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CBS Report on Rumsfeld’s 9/11 Notes Under Scrutiny

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On September 4, 2002, CBSNEWS.com ran a bombshell of a story titled “Plans For Iraq Attack Began On 9/11.” The article stated that “barely five hours after American Airlines Flight 77 plowed into the Pentagon, Defense Secretary Donald H. Rumsfeld was telling his aides to come up with plans for striking Iraq — even though there was no evidence linking Saddam Hussein to the attacks.” The article cited “notes taken by aides who were with Rumsfeld in the National Military Command Center on Sept. 11.”

CBSNEWS.com, “Plans For Iraq Attack Began On 9/11,” 9/4/02:

. . . at 2:40 p.m., the notes quote Rumsfeld as saying he wanted “best info fast. Judge whether good enough hit S.H.” – meaning Saddam Hussein – “at same time. Not only UBL” – the initials used to identify Osama bin Laden . . . “Go massive,” the notes quote him as saying. “Sweep it all up. Things related and not.”

To those of us who were questioning the Bush administration’s push to invade Iraq, this article was nothing short of mind-blowing. The last part of the notes was the kicker. What did Rumsfeld mean when he asked his aides to “[s]weep it all up,” looking for “[t]hings related and not,” unless he was encouraging them to cherry-pick for anything that could be used to link the attacks to Iraq? In ten words, Donald Rumsfeld had confirmed our very worst fears about the Bush administration’s reckless approach to Iraq. Looking at the article, it is obvious that CBS knew that the last few sentences were the key part of the quotation. Printed in bold letters, under a menacing photo of Rumsfeld, were the lines: “Go massive . . . Sweep it all up. Things related and not.”

Since the article was published in September 2002, thousands of websites and blogs have linked to it. On my blog, outragedmoderates.org, I contrasted Rumsfeld’s “related and not” quote with Robert E. Lee’s observation that “[i]t is well that war is so terrible, or we should grow too fond of it.” When I read Bob Woodward’s Plan of Attack, I was intrigued to learn that Colin Powell had also been drawn to Lee’s quotation during the lead-up to Iraq.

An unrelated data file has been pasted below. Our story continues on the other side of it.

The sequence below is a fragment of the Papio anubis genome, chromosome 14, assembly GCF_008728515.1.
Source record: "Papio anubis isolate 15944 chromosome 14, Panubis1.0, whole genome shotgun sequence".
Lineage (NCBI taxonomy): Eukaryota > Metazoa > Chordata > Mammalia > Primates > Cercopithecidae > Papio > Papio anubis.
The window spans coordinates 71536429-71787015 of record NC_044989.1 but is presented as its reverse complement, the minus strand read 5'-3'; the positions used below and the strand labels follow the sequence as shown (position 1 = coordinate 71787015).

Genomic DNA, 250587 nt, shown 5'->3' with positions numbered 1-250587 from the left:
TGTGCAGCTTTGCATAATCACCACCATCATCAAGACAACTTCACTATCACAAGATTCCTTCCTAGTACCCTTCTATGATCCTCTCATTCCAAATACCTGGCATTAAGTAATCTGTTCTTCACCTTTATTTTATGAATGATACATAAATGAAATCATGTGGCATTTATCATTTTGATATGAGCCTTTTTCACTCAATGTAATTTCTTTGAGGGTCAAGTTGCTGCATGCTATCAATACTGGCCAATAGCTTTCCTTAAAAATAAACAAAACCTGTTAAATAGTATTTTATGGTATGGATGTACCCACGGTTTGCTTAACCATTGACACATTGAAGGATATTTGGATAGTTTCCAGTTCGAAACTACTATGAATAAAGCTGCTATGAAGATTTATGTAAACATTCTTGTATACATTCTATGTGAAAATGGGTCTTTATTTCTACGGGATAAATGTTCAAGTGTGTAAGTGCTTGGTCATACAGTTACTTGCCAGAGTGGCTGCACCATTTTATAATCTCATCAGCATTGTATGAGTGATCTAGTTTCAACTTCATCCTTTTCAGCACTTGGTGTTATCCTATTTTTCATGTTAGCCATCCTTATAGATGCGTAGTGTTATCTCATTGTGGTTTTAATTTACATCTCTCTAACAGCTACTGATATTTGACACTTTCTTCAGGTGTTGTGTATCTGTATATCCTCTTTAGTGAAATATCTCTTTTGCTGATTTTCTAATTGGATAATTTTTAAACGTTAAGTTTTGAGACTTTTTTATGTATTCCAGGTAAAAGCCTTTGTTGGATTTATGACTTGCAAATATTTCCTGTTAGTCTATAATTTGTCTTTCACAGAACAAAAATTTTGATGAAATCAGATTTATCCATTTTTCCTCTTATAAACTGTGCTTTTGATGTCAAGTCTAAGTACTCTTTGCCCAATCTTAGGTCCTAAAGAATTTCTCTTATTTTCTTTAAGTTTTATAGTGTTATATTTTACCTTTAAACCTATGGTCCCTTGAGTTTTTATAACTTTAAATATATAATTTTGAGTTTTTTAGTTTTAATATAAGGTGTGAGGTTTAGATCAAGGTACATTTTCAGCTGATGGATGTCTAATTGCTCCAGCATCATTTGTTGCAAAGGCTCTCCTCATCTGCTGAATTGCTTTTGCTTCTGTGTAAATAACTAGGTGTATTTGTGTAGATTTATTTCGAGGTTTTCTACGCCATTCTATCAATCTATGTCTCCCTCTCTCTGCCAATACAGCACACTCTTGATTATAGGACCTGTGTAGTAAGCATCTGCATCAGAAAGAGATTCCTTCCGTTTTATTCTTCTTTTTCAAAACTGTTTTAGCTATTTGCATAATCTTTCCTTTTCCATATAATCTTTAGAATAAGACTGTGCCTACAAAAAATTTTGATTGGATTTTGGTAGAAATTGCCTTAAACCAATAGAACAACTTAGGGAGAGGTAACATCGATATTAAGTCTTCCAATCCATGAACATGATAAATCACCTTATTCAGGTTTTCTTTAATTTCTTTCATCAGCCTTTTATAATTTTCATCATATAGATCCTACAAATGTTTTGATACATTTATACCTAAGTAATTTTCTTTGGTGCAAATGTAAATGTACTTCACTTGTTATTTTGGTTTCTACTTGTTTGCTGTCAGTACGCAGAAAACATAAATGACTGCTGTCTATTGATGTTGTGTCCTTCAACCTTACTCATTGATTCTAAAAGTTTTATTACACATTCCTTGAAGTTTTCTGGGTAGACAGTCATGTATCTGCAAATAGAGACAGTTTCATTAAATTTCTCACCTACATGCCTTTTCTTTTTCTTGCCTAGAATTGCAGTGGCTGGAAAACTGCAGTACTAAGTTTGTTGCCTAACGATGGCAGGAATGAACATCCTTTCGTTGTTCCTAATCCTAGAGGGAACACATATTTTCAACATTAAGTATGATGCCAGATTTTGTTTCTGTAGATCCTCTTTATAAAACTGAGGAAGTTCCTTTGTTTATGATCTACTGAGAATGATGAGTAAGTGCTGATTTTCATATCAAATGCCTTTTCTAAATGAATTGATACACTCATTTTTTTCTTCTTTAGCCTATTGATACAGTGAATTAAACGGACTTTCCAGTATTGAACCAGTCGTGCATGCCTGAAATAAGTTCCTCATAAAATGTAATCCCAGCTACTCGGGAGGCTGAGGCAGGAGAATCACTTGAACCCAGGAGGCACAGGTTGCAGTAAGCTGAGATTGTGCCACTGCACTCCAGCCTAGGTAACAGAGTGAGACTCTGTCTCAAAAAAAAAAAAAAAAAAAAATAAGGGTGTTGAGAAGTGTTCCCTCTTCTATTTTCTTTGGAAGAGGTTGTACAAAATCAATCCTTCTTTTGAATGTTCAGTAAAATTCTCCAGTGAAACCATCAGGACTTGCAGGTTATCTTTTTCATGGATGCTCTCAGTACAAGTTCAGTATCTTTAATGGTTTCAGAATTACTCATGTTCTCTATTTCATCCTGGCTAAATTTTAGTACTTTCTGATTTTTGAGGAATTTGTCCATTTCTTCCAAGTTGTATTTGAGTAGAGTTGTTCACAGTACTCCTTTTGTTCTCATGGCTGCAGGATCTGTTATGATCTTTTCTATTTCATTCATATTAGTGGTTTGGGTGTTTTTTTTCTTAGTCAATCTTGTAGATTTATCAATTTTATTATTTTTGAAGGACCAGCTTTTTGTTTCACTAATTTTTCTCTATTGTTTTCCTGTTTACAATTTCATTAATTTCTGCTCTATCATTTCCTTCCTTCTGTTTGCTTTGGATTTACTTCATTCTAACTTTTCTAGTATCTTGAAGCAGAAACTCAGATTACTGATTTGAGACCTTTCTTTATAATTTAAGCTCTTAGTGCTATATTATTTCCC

But while Robert E. Lee’s quotation surfaced in Plan of Attack, Rumsfeld’s “related and not” quotation is nowhere to be seen. Woodward’s account of 9/11 discusses Rumsfeld’s notes from that afternoon, but there is no mention of the “Go massive . . . Sweep it all up. Things related and not” quotation that was reported in CBS’s article.

Woodward,

The 9/11 Commission Report, p. 334-335:

On the afternoon of 9/11, according to contemporaneous notes, Secretary Rumsfeld instructed General Myers to obtain quickly as much information as possible. The notes indicate that he also told Myers that he was not simply interested in striking empty training sites. He thought the U.S. response should consider a wide range of options and possibilities. The secretary said his instinct was to hit Saddam Hussein at the same time—not only Bin Ladin. Secretary Rumsfeld later explained that at the time, he had been considering either one of them, or perhaps someone else, as the responsible party.

Before CBS’s National Guard memo controversy, I had not noticed the discrepancy between the network’s coverage of Rumsfeld’s 9/11 notes and the accounts given in The 9/11 Commission Report and Plan of Attack. But the carelessness CBS demonstrated in regards to the forged National Guard memos forced me to take another hard look at the article.

After spending hours researching this online, and skimming through dozens of books at bookstores, I cannot find a single media source or book that independently reports the “Go massive . . . Sweep it all up. Things related and not” quotation. Every single blog post, article, and book I have found that does mention this quotation refers back to the CBS article from September 4, 2002 as the source.